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Stories Before 1850. 0195: Thomas Percival, A Father's Instructions

Author: Percival, Thomas
Title: A Father's Instructions; consisting of Moral Tales, Fables, and Reflections; Designed to Promote the Love of Virtue, a Taste for Knowledge, and an Early Acquaintance with the Works of Nature ... A New Edition
Cat. Number: 0195
Date: 1789
1st Edition: 1775 (pt.1) and 1777 (pt.2)
Pub. Place: London
Publisher: Robert Dodsley
Price: Unknown
Pages: 1 vol., xx + 217pp.
Size: 17 x 10 cm
Illustrations: None

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Page 002 of item 0195

Introductory essay

Thomas Percival (1740-1804) was born into a prominent dissenting family residing in Warrington, Lancashire. He is said to have been the first student to enrol in the Warrington Academy, established in 1757, which would go on to become the most prestigious college for non-conformists in the mid to late eighteenth century. In Warrington, Percival would surely have known his near contemporaries John and Anna Laetitia Aikin, later Barbauld (1747-1822 and 1743-1825). Their father, also called John Aikin, was one of the first appointees at the Warrington Academy, where he carried on teaching until his death in 1780. His children grew up in a community centred around the Academy. Later, of course, both would go on to become celebrated children's authors, most famously with their joint project, Evenings at Home, published in parts in the 1790s (see 0052, 0053 and 0054). Like John Aikin junior, Thomas Percival trained as a medical doctor before turning to children's literature. Percival and Aikin both studied in Edinburgh and then Leyden in Holland. By the time Percival had completed his training, he had been elected as a fellow of the Royal Society (he was reputedly the youngest person who had been, up to that time, elected for fellowship). He published various medical, scientific and mathematical papers during the course of his life, but became best known for his humanitarian endeavours, mostly on behalf of the inhabitants of Manchester, where he lived for most of his adult life. He wrote, for instance, against the prevailing conditions of factory working and in favour of schemes of public sanitation.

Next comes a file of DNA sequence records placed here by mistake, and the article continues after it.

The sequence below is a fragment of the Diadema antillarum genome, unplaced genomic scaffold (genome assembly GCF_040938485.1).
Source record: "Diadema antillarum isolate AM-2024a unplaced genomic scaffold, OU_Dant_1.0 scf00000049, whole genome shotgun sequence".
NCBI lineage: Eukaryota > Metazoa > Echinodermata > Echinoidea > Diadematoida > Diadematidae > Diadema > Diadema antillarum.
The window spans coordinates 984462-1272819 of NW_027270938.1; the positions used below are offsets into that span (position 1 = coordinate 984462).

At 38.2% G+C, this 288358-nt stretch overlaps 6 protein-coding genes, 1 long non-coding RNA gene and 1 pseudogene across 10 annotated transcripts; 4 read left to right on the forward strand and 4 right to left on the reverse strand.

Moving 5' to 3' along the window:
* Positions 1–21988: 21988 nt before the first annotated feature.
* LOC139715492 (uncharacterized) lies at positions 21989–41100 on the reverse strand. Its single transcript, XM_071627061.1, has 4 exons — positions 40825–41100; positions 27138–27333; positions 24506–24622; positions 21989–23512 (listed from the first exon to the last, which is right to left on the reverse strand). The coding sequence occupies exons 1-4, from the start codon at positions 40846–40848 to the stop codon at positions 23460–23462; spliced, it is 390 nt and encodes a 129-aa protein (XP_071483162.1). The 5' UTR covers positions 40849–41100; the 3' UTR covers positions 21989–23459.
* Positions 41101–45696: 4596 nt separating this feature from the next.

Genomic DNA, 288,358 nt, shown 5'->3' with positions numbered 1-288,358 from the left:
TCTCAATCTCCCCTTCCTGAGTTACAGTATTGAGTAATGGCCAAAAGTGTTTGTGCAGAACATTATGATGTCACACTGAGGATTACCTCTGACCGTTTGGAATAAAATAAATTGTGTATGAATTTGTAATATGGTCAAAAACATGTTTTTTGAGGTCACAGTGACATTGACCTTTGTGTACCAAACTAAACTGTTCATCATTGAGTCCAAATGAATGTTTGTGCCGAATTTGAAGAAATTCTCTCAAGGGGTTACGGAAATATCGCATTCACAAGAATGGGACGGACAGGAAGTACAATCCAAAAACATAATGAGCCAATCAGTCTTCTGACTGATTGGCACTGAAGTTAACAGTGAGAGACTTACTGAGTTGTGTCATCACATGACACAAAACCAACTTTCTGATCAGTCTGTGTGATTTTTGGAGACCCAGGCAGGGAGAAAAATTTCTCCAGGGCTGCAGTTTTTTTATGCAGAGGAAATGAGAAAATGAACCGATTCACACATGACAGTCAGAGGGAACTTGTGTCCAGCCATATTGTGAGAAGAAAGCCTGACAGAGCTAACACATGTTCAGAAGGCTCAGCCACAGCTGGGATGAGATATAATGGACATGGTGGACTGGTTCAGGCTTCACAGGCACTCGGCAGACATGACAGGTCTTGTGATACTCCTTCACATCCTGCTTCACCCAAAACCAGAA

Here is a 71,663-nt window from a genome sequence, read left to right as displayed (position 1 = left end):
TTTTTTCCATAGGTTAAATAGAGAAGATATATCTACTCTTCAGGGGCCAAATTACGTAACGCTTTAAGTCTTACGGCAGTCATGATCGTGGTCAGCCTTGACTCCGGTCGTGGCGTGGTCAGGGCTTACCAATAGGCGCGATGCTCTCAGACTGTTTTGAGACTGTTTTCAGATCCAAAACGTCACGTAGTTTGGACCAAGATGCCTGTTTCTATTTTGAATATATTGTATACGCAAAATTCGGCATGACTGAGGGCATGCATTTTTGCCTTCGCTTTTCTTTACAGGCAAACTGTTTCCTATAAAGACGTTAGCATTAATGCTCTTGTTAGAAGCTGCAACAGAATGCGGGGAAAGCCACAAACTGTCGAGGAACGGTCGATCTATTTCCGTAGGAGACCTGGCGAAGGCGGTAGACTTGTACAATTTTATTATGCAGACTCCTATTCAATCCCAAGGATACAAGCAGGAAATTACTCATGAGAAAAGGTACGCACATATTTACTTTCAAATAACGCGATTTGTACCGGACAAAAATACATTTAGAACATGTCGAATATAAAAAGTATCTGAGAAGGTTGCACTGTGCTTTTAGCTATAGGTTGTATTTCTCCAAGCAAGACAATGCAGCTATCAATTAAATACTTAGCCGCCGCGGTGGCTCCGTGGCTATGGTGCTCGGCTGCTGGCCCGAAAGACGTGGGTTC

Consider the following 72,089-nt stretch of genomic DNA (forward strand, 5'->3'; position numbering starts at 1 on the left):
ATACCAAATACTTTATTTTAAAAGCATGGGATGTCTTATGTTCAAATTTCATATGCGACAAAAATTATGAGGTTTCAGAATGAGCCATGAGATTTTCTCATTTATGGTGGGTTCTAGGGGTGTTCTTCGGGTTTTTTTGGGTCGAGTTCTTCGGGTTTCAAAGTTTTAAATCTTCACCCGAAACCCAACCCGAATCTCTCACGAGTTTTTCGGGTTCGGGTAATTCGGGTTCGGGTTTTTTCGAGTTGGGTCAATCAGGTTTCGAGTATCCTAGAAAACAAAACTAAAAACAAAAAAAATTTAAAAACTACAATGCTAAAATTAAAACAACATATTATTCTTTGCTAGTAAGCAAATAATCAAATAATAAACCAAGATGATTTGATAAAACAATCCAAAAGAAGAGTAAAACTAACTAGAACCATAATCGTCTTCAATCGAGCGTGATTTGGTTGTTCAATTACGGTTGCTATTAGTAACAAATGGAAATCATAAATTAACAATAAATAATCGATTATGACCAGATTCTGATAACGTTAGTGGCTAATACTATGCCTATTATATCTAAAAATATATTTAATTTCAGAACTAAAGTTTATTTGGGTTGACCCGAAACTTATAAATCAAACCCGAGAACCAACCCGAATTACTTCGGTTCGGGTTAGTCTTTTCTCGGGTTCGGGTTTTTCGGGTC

A Father's Instructions appeared in three parts. The first was published in 1775 and, after an apparently enthusiastic reception, a second followed in 1777. These two sections are published together in this edition of 1789. The third part was forthcoming in 1800, and it contains material more theological in nature, such as a rather lengthy article 'On the Divine Permission of Evil, Natural and Moral'. Some additional articles were also added to the earlier parts. The whole project was hugely successful. A tenth edition was published in 1806, although in fact, with provincial and Irish editions, there had been almost double that number of separate editions published. There were also at least nine editions in the United States before the turn of the nineteenth century, as well as several anthologies which relied heavily on Percival's work, such as The Young Gentleman's Pocket Library, or, Parental Monitor (1792). Percival himself published two works which he billed as sequels to A Father's Instructions - A Socratic discourse on Truth and Faithfulness (1781) and Moral and Literary Dissertations (1784).